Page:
Wednesday, June 24, 2009

Italian Meatballs

So, when you think of spaghetti, what is the first accompaniment that comes to mind? Why, meatballs, of course!

Firm, finely textured meatballs make a fabulous addition to sauce. It is important, however, to make sure they are fully cooked and their fat rendered out before adding them to the sauce or they can disintegrate in the sauce and even make it greasy. It is also important to make sure ingredients like onion and garlic are finely minced so that the meatballs will compact well and hold their shape.

Sorry, but I don’t have a vegetarian version for this one! You are welcome to include your own in a comment, though!

Italian Meatballs
2 lbs (1 kg) extra lean ground beef (ground chuck is best)
1 large onion, finely minced
1 large egg, beaten
⅔ cup catsup or tomato paste
6 slices moistened (see below) white bread (or 1 cup sieved bread crumbs)
2 tbsp dried oregano or Italian seasonings
1 clove garlic minced or put through press
½ tsp salt

Preheat oven to 325°F. Spray a baking sheet with cooking spray.

If using bread: hold each slice of bread under cold running water until thoroughly moistened. Squeeze firmly to remove water.

Combine meat, onion, garlic, seasonings, egg, salt and bread or bread crumbs in a large bowl. Add half the catsup. Mix thoroughly with hands, making sure to rub bread crusts so they disintegrate and blend into the meat mixture. The mixture should be firm but not dry: if too dry, add a little catsup so soften, if too moist, add a little bread crumbs to absorb excess moisture.

Make meatballs by taking handfuls of meat slightly larger than a walnut and rolling the mixture firmly in the hands to make a ball. Meatballs can be slightly larger, but anything bigger than a golf ball can have problems retaining its integrity as it cooks and the fat renders out.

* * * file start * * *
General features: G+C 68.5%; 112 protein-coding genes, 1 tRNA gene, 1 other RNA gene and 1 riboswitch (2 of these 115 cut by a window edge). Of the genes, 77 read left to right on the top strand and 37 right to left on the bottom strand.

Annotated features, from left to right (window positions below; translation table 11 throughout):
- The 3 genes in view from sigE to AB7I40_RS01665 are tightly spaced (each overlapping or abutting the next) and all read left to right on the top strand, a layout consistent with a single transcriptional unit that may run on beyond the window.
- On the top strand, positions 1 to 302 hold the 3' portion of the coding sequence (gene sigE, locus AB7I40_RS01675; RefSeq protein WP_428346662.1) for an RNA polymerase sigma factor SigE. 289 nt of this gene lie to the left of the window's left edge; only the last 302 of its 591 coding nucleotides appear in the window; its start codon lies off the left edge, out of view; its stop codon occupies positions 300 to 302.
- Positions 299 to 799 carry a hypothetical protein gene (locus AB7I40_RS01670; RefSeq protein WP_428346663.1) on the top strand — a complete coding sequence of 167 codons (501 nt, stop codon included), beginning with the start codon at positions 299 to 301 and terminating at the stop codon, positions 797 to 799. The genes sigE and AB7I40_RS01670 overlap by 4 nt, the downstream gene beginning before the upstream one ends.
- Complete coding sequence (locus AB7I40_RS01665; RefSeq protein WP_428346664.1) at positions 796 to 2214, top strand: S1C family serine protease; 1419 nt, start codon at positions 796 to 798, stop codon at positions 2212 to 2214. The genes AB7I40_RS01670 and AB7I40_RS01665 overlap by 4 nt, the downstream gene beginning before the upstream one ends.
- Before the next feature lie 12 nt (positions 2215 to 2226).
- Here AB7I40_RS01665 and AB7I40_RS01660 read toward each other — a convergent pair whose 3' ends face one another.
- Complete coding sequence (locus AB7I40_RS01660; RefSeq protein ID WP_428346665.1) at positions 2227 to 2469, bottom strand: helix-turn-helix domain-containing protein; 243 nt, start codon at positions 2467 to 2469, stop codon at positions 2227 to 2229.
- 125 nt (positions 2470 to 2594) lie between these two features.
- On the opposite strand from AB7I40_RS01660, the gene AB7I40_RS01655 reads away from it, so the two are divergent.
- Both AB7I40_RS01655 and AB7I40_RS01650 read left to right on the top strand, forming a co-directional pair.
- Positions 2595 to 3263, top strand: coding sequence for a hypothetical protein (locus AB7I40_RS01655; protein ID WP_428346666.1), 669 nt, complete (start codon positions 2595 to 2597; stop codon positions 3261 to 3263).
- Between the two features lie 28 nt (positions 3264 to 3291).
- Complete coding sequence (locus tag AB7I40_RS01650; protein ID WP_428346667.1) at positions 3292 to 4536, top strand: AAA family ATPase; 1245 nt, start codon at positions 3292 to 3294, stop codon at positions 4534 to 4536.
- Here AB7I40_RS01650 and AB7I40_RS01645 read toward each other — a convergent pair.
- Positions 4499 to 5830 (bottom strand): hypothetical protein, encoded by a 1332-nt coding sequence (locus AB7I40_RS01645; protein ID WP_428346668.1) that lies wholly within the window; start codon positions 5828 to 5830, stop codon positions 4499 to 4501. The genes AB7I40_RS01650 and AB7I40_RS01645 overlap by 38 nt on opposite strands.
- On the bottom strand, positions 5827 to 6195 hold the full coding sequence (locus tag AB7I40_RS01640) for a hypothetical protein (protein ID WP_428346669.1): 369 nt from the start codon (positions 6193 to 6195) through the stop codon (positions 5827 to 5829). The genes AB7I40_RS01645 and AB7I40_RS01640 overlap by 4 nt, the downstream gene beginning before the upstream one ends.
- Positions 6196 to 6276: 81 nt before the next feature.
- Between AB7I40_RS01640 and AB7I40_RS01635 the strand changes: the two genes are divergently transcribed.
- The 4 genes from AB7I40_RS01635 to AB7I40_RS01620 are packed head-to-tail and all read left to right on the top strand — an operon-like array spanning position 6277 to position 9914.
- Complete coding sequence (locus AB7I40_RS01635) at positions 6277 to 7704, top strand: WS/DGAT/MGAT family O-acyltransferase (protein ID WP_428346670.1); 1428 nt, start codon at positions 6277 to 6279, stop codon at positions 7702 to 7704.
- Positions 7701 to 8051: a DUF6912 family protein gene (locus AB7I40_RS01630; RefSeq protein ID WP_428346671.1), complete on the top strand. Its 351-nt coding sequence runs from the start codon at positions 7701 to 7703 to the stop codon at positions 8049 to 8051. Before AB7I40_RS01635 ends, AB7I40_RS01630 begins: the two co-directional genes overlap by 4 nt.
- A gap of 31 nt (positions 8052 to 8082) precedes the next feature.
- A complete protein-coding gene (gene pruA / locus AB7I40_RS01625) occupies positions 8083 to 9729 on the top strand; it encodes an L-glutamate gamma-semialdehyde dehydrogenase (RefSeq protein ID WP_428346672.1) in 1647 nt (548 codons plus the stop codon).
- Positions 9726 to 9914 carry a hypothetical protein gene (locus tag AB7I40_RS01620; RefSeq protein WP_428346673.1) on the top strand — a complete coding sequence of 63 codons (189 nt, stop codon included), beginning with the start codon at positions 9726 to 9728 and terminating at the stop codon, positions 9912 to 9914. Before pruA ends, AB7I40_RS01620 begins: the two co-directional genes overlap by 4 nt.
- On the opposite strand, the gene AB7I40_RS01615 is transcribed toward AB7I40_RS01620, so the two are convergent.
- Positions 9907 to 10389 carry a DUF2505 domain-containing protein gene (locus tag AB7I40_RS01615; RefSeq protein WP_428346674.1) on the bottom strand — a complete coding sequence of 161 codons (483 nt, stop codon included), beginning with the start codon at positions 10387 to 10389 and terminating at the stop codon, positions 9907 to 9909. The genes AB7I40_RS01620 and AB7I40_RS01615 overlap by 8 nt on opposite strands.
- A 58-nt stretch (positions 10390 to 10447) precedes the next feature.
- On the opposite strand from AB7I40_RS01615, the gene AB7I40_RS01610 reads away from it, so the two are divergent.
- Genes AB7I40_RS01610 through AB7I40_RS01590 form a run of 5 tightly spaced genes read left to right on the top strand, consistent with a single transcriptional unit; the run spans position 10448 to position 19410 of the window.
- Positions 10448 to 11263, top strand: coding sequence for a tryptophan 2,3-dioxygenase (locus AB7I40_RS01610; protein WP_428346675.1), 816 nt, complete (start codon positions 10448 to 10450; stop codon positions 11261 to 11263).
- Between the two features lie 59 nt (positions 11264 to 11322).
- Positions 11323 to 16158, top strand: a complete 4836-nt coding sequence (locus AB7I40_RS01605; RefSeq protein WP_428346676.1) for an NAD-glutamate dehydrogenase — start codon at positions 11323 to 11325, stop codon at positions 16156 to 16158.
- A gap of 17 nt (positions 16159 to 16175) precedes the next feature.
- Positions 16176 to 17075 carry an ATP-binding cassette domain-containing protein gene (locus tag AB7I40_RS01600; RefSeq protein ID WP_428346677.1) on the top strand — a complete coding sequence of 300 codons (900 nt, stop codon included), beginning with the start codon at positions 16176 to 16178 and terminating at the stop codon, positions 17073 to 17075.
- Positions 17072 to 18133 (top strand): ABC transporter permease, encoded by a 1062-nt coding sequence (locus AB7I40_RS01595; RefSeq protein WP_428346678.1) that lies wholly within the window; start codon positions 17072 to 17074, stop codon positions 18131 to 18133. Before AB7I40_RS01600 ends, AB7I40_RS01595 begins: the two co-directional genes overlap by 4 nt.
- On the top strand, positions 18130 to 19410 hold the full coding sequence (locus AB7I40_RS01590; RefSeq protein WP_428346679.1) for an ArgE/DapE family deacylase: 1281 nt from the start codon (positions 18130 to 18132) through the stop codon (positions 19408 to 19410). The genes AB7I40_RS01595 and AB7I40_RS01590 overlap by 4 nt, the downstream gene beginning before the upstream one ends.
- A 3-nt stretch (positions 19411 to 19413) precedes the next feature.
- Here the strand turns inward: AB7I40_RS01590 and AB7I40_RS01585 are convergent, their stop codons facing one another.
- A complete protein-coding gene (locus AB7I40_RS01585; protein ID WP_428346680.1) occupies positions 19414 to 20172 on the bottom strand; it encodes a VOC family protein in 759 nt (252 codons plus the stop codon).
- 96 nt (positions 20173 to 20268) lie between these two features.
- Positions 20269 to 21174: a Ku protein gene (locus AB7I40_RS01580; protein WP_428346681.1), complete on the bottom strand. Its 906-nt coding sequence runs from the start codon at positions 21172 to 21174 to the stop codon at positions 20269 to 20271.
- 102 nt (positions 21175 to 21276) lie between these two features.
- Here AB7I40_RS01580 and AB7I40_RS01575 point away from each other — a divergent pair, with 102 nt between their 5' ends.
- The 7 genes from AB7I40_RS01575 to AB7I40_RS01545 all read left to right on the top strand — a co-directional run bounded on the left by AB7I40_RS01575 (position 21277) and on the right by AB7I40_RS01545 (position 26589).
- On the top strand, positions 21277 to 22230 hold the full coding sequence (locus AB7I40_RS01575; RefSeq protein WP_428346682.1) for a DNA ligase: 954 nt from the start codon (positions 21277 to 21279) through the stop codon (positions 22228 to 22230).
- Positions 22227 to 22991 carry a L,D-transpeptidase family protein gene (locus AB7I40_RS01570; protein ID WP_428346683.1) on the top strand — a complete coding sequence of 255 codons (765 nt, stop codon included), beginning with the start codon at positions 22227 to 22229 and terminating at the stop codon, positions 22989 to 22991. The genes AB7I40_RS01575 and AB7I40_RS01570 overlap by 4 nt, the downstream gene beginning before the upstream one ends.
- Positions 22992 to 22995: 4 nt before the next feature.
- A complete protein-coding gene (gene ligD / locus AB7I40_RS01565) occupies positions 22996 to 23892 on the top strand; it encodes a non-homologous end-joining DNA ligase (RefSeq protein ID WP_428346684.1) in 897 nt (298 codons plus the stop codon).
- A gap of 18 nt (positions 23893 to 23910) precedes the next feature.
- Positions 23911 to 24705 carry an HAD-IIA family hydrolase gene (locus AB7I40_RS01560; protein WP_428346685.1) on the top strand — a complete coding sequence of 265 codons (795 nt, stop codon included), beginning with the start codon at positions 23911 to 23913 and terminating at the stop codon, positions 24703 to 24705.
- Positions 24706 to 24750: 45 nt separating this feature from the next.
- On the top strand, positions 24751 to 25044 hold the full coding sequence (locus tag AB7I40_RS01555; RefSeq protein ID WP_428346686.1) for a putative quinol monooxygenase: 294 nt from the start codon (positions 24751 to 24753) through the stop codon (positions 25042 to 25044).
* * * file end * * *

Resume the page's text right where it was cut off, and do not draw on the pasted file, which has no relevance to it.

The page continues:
Place the meatballs on the baking sheet, allowing a small space between them. They should shrink slightly during cooking, so they don’t need much space. You can “crowd” the pan with them.

Bake until a meatball, pierced with a skewer, releases clear juices. If the juices are pink, they are not done. Begin checking after they have been in the oven for 25 minutes.

When the meatballs are done, remove from the oven and set aside to cool on absorbent paper. This is an important step, because as the meatballs cool they will contract further and the outside will dry and toughen up a bit, allowing them to go into the sauce later without disintegrating.

During the last 20 minutes of cooking the sauce, add the meatballs. Remove them to a separate platter for serving.

Photo of meatballs by Powi, Flickr


Ibne Hanif said...

Hope it's going to be very tasty !

Sweat Violet,

Thank you so much for the recipe.

Melinda said...

I love spaghetti and meatballs. It was the first food I ever loved as a child and I still love it to this day (and still crave it!). What a great looking recipe--I cut and pasted it into my recipe folder.



timethief said...

I love meatballs but can't bring myself to purchase white bread. We haven't touched it since we were kids. The good news is that 7 grain bread breadcrumbs can be used instead of the white bread. We also add crushed walnuts to our meatball mix. Have you ever tried that?